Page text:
Northwestern Lake Forest Hospital Using Ultrasound Technology to Treat Prostate, Breast Cancers
By Robert Channick | Special to the Tribune
April 22, 2009
Ultrasound now helping target cancers as well
Long a window into the womb for expectant mothers, ultrasound technology is being used at a north suburban hospital to improve treatment for prostate and breast cancer patients.
Three-dimensional images from a new ultrasound machine at Northwestern Lake Forest Hospital allow doctors to target tumors more precisely during radiation therapy and minimize side effects.
"I can't tell you it's revolutionized the way I do my prostate treatments, but I can say that I would not feel comfortable treating a prostate without it," said Dr. Marc Posner, a radiation oncologist at Northwestern Lake Forest Hospital, one of the first in the nation to purchase a $300,000 Clarity ultrasound system.
Treatments for breast cancer and prostate cancer require a daily dose of radiation, but pinpointing where to target the radiation traditionally has been inexact. Doctors typically develop a treatment plan using an initial CT scan, but the prostate gland shifts daily, and the cavity left when a breast lump is removed shrinks over time.
"It was basically law of averages, but that was the best technology we had at the time," Posner said.
The ultrasound system, acquired last year, offers a real-time view that takes much of the guesswork out of prostate treatment, doctors say.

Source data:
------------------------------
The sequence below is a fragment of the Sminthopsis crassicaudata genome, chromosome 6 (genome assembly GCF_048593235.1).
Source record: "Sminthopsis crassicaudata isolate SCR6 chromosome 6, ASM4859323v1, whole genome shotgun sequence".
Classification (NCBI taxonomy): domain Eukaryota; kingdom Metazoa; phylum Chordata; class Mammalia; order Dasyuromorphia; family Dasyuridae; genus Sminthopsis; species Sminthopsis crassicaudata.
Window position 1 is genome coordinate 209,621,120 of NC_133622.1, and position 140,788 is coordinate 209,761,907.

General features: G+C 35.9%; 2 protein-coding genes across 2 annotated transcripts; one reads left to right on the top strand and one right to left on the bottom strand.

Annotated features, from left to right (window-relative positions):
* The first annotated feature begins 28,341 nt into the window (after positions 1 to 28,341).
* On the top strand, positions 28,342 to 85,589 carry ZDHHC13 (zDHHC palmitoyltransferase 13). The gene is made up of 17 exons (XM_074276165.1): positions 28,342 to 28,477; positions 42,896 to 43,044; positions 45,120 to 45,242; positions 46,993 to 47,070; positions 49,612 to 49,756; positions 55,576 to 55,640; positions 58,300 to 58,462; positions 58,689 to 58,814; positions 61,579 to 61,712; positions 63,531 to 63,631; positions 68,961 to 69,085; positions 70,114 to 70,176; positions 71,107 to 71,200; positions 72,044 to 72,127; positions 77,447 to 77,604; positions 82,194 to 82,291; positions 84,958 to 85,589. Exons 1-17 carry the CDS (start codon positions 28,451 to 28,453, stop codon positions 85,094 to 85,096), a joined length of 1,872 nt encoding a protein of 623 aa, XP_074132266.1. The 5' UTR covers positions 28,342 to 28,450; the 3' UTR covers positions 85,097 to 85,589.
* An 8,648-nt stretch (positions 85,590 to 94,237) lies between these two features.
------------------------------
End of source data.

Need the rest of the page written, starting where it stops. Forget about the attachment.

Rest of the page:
Much as with the ultrasound machines used in obstetrics, a wand attached to a monitor is moved across the abdomen, locating the prostate gland. The image then is overlaid on the initial CT scan, allowing a computer to make minute adjustments to the patient's position before radiation.
The technology is promising but needs additional testing, said Dr. Jonathan Simons, president of the Prostate Cancer Foundation, a non-profit organization in Santa Monica , Calif., that has funded more than 1,500 research projects worldwide.
"Common sense says this could be a very good step, but it will take several thousand patients very carefully studied with this technology to see how large the benefit is," Simons said. More than 2 million men are living with prostate cancer in the U.S. , according to the foundation.
Radiation therapy is a common treatment option, usually delivered on an outpatient basis in 40 sessions over eight weeks. Side effects can include urinary problems and sexual dysfunction, which Posner hopes will be minimized using ultrasound.
"If I have a better picture of exactly where the prostate is, then my targeting is going to be more accurate, and less normal tissues will be treated," he said.
About 182,000 cases of breast cancer were diagnosed last year, according to the National Cancer Institute. Most patients undergo a lumpectomy to remove the tumor, followed by outpatient radiation. After five weeks of treatment for the breast, patients often receive a 11/2-week course of radiation focused on the lumpectomy cavity, the most likely site of cancer recurrence.
"We are now capable of focusing on these areas in a much more confident way and sparing the surrounding underlying tissues, which in the case of the breasts would be the lung or the heart," said Dr. Joseph Imperato, director of radiation oncology at Northwestern Lake Forest Hospital.
Undergoing radiation therapy for recently diagnosed prostate cancer, Ed Jaronik, 61, a securities broker from Beach Park, said he appreciated the new equipment.
"It's a very scary process going through this whole thing, but knowing that they have the most advanced tools that they can use, and with this added tool, makes it that much better," he said. "Hopefully, everything will work."